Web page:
And you know what? It's a move that I'd say pays off, broadly speaking. No single phone is ever going to make everyone happy, but letting go of those limited-appeal elements has allowed Samsung to introduce a level of elegance the Note line desperately needed. While that may isolate a small (though extremely vocal) group of the phone's former cheerleaders, it makes the Note feel more sophisticated and mature -- and that could help it appeal to a much larger and more mainstream group of smartphone shoppers.
As I mused in a blog earlier this week, it really feels like the Note 5 is the true Samsung flagship of the year -- not just a bigger model of the Galaxy S6, but a more refined and complete version of the phone.
It has all of the same high points as its smaller sibling -- the striking design and build quality, the awesome screen, the exceptional camera -- and it also introduces a more ergonomic curved-back design and a major improvement to battery life. And we can't forget about the stylus, which could range from being a massive positive to being an interesting little bonus, depending on your perspective.
As long as you're okay with its size, the Note 5 is without a doubt the top choice within the Samsung smartphone universe right now. The bigger question is whether a Samsung device is necessarily right for you. With Motorola's 2015 Moto X stepping into the plus-sized phone camp in a few weeks -- and, at a starting price of $400 unlocked, costing a lot less than the Note -- it's hard not to wonder whether the Note will be worth the hefty premium. The pricing model for top-tier smartphones is rapidly evolving, and Samsung's rates now seem sky-high compared to the competition.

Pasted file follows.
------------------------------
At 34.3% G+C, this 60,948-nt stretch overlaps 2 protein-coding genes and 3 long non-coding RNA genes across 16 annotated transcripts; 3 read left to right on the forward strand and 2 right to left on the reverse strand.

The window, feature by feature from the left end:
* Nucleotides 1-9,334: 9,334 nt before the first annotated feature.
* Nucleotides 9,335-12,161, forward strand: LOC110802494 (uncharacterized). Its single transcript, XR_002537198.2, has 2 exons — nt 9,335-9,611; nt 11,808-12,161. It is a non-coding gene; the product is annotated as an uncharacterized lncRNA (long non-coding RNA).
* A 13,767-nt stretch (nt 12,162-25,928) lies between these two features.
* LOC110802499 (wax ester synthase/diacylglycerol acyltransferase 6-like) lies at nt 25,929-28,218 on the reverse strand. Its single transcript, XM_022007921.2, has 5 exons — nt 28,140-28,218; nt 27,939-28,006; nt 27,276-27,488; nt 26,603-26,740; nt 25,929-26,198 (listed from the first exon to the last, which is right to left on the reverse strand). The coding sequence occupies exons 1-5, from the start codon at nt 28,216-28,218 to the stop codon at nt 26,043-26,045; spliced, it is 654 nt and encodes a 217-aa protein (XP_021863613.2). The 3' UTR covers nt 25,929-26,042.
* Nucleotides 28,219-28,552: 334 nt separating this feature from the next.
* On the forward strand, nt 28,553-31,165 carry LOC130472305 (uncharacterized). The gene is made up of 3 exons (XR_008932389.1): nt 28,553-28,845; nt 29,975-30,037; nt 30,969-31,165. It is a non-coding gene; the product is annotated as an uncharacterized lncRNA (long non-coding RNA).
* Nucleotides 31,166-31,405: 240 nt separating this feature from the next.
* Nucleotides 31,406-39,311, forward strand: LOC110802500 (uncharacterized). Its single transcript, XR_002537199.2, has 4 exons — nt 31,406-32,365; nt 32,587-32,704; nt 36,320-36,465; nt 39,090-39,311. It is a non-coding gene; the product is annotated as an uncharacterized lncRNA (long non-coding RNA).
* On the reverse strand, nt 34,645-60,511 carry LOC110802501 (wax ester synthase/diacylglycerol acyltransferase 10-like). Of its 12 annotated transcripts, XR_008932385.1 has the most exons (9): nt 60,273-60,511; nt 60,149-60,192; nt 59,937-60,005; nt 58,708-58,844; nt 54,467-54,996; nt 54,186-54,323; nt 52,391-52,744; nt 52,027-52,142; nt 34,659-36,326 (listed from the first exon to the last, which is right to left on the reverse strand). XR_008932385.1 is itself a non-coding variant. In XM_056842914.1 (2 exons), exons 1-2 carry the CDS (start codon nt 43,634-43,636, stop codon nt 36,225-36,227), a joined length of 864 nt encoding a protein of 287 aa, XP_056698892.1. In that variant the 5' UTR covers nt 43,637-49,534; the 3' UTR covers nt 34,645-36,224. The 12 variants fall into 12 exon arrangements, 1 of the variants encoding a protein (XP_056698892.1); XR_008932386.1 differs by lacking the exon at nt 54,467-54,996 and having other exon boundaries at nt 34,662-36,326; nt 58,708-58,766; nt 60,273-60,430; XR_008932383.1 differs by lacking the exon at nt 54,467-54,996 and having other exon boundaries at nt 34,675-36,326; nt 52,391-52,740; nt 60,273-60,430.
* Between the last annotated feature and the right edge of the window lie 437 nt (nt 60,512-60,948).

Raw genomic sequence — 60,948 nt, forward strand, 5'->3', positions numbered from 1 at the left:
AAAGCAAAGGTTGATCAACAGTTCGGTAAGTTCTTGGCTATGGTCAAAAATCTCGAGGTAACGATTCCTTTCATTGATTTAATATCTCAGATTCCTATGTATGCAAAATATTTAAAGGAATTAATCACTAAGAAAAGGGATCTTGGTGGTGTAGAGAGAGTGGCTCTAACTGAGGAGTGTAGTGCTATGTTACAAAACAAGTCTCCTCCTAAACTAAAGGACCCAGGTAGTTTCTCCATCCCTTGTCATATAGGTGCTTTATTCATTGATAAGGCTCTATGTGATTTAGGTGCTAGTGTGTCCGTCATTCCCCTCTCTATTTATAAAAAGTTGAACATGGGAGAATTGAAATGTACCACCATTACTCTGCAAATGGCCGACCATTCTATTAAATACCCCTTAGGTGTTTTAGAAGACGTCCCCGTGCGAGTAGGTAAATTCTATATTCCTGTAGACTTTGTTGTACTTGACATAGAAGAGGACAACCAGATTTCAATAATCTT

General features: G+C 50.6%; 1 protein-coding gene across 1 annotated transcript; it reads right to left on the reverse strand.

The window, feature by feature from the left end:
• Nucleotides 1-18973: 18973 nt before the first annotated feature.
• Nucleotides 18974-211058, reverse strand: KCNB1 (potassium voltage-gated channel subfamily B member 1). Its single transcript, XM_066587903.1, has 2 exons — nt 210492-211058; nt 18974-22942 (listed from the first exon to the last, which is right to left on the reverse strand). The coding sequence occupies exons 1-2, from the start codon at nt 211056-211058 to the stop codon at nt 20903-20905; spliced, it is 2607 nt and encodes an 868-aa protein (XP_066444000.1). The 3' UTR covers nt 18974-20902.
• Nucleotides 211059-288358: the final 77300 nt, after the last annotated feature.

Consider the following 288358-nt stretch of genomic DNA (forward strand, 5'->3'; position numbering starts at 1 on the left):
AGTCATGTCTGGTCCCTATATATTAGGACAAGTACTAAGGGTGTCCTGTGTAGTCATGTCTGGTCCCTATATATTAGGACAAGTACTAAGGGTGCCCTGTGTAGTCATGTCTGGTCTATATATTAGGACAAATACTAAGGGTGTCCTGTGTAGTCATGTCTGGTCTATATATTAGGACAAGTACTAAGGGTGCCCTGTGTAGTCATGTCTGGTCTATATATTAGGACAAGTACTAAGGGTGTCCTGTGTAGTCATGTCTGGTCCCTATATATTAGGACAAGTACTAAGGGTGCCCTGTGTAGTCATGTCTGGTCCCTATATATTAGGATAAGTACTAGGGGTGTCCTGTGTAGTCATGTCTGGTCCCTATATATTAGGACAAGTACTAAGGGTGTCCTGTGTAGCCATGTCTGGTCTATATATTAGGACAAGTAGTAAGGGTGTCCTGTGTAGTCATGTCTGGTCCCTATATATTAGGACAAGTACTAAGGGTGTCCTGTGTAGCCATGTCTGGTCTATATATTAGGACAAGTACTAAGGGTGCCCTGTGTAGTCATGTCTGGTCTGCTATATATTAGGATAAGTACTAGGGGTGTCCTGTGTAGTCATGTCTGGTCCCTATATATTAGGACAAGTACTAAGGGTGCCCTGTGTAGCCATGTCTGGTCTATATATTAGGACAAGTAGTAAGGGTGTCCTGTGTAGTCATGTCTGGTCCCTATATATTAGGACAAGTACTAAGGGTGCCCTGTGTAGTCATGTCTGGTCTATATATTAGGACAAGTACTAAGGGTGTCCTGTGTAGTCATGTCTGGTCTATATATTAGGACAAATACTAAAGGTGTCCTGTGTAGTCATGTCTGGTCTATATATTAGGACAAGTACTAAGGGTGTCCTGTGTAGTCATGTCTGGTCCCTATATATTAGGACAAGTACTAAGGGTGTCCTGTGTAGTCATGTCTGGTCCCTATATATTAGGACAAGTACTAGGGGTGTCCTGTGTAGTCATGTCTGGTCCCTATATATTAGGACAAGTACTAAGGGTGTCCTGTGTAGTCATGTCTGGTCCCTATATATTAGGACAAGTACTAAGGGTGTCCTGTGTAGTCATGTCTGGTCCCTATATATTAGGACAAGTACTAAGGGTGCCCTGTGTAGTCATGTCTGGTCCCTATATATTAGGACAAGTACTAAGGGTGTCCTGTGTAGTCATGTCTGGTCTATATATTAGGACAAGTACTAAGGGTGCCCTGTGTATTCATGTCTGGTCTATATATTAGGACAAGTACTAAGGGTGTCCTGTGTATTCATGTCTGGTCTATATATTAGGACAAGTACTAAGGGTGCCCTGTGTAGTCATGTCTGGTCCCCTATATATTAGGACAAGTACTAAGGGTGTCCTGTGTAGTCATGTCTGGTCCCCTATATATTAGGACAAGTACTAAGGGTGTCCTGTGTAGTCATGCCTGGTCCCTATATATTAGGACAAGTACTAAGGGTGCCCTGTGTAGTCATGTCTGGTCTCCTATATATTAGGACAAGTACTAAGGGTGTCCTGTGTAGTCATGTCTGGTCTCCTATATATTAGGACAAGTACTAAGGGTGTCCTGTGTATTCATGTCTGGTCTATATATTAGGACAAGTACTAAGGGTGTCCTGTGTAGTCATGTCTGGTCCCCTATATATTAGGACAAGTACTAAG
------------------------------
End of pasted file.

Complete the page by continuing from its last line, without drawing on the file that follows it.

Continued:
If you don't mind the cost, though, the Galaxy Note 5 is a standout smartphone you're sure to enjoy. It's Samsung's best effort to date and a device that's not quite like anything else out there.
At a Glance
Galaxy Note 5
Price: $250 (32GB) or $350 (64GB) as part of a two-year contract from Sprint or AT&T; otherwise, available from all major carriers for $700 to $840, either upfront or via a multiyear payment plan
Pros: Sleek and attractive design; premium materials; curved back creates better ergonomics than regular Galaxy S6; excellent and spacious display; exceptional camera; easy-to-use fingerprint sensor; good stamina; supports Fast Charging, wireless charging and new fast-wireless charging; useful software features like ability to view multiple apps on-screen simultaneously; superb stylus
Cons: Large form can be awkward to use and uncomfortable to carry; user interface less polished and attractive than Google's core Android OS; apps and Web pages frequently refresh after brief periods of inactivity; lacks removable battery and SD card slot present on previous models; awkward hybrid button configuration; expensive compared to other similar devices.
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